Julie Lee, a secretary with a defense contractor in Rosslyn, cruised by a Crown Books store recently and picked up the bestseller "McNally's Dilemma" by Lawrence Sanders.
At least, she thought it was by Sanders. It said so on the cover.
But when Lee, a serious Sanders fan, started reading the novel, something was not quite jake. Archy McNally, the private-eye protagonist, was more chatty than in the other McNally books--including "McNally's Luck," "McNally's Puzzle" and "McNally's Secret"--she had read. And the humor was just too damn ham-fisted.
That's when Lee leafed back to the front of the book and read the fine print on the copyright page:
"The publisher and the estate of Lawrence Sanders have chosen Vincent Lardo to create this novel based on Lawrence Sanders's beloved character Archy McNally and his fictional world."
Sanders died in February 1998.
When Lee discovered the deception, she was peeved. "That really torqued my jaws," she says. "I was surprised. I didn't realize that he had died. And I was surprised that they were able to present it that way."
What Putnam has done is not unprecedented. The dead-author industry is alive and well. Books "by Louis L'Amour" continue to pop up every year or so, though the prolific western writer died in 1988. Scientology founder L. Ron Hubbard died in 1986, but folks still crank out science fiction and spy novels under Hubbard's name. Several were published in 1998. Andrew Neiderman, a Palm Springs, Calif., author, continues to scribble scribble scribble for Pocket Books as V.C. Andrews, though the real Virginia Andrews died in 1986. A new Andrews series, "The Wildflowers," debuted in July.
"It's kind of a sticky issue around here," says one Pocket Books spokesman.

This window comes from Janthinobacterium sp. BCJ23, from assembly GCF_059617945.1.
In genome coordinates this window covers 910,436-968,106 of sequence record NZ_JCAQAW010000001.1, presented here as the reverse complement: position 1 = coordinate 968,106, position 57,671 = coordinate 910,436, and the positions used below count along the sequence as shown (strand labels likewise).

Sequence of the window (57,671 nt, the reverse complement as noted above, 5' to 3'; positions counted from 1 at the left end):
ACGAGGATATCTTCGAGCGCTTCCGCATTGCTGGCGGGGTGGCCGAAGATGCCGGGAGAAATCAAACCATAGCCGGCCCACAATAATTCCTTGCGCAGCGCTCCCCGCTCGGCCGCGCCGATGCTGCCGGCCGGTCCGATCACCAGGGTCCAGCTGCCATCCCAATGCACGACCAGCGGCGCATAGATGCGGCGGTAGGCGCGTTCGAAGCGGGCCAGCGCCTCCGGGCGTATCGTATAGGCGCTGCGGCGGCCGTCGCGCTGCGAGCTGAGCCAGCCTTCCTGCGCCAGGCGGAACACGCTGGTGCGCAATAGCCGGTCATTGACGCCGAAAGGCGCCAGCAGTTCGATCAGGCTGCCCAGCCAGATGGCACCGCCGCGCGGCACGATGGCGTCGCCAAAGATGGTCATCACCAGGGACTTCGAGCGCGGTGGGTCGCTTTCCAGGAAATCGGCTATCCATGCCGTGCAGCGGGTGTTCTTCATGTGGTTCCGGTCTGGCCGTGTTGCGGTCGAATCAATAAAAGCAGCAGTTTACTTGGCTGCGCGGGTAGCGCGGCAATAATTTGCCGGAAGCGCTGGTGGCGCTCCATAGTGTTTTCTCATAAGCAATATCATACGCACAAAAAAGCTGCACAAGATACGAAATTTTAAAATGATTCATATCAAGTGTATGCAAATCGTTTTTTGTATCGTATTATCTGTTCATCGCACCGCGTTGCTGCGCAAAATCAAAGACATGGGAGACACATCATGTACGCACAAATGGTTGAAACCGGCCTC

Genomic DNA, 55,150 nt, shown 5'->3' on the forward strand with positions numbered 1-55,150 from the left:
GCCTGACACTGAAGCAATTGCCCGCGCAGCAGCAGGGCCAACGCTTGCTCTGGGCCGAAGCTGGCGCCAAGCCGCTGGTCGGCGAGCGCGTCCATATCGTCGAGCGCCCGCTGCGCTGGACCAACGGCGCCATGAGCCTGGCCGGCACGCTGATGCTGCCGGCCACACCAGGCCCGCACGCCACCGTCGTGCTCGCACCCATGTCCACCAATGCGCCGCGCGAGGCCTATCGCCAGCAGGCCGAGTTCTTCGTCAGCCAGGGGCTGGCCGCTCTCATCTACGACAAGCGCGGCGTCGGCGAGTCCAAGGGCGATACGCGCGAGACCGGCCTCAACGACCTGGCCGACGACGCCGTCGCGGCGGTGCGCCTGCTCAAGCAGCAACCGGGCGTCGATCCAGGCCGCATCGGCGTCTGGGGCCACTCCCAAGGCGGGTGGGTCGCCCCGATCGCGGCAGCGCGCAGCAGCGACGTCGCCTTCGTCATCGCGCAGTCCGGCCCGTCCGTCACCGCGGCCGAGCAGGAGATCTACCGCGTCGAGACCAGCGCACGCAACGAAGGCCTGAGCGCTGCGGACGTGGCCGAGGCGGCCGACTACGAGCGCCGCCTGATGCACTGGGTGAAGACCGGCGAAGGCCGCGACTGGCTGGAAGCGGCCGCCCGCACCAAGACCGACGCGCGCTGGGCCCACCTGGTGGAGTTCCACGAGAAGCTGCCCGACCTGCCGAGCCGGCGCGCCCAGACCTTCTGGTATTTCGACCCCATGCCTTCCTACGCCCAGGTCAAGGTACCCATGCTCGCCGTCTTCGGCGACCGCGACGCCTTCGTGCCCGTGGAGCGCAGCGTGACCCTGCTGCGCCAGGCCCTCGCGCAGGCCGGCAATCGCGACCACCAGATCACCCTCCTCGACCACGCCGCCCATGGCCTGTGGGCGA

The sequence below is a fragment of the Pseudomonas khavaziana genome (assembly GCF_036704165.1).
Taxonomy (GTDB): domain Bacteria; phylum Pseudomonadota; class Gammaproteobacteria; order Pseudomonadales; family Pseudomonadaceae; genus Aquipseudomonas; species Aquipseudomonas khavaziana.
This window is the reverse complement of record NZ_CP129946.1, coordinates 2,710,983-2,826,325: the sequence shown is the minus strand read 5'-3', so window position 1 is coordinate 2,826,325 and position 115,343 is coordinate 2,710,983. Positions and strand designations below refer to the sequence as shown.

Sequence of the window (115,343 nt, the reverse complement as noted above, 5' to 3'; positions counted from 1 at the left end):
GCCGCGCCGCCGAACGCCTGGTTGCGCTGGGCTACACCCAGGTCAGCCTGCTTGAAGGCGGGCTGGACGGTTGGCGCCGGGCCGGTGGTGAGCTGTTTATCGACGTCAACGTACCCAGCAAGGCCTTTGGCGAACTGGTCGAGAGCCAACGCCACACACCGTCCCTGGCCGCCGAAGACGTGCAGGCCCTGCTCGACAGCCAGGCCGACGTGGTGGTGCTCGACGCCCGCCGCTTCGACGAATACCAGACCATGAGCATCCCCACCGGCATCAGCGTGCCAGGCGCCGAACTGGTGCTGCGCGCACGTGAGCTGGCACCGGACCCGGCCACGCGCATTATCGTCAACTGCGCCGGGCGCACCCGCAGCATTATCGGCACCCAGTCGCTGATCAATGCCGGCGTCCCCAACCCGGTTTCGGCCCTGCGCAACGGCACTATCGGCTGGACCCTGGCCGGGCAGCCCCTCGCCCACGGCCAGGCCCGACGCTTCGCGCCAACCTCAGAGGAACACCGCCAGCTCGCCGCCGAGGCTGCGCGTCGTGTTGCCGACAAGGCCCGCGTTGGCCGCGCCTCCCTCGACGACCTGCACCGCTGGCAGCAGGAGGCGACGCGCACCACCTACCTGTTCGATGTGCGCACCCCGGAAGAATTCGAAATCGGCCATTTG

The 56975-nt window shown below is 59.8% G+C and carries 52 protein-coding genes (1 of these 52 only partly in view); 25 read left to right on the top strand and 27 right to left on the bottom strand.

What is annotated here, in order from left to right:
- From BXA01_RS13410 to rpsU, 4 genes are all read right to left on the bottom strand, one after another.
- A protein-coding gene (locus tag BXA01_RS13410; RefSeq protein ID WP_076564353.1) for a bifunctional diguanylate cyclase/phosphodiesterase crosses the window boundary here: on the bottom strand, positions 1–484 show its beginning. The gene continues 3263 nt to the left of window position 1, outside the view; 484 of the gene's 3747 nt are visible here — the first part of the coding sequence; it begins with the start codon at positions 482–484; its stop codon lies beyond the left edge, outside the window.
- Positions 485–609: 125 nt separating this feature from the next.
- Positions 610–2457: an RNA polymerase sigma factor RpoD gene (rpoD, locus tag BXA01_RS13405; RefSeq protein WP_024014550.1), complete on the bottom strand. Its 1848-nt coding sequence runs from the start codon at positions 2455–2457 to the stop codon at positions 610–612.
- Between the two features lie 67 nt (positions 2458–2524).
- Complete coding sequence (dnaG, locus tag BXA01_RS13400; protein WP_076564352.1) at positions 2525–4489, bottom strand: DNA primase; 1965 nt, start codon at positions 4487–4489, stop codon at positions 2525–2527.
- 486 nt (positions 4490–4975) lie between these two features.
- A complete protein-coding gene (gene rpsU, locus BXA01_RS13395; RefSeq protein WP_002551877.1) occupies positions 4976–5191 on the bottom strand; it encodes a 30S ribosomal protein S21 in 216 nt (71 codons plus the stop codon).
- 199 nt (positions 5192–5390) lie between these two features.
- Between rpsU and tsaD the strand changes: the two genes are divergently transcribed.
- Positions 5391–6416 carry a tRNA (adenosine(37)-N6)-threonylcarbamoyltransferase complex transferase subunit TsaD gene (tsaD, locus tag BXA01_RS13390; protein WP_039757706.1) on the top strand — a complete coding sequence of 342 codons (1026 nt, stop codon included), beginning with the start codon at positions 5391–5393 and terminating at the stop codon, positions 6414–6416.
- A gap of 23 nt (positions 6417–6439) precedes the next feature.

One could argue that death has been very, very good to some writers.
Obviously, some publishers believe that a brand-name writer, such as Lawrence Sanders, on the book's cover will sell more books than a writer who is virtually unknown, such as Vincent Lardo. For years, books by Lawrence Sanders have immediately jetted onto bestseller lists. "McNally's Dilemma" was No. 10 on Sunday's Washington Post hardcover fiction bestseller list and No. 12 on the New York Times list.
The book's cover and dust jacket read as if the novel were written by Sanders. The back of the jacket lists four blurbs of praise for Sanders. In the Penguin Putnam online catalogue, the book is listed along with other Sanders works. The page devoted to the novel gives no indication that the book was written, um, created by Vincent Lardo.
"The Hampton Affair" by Vincent Lardo is also listed in the current Putnam catalogue. Efforts to reach Lardo through the publisher were unsuccessful.
"It was Larry's estate's wish to continue publishing the McNally books," says Putnam spokeswoman Marilyn Ducksworth. Because Lardo is a writer in his own right, Ducksworth adds, "we thought it was appropriate to keep the two separate. We did clearly state that the book was written by Vincent Lardo."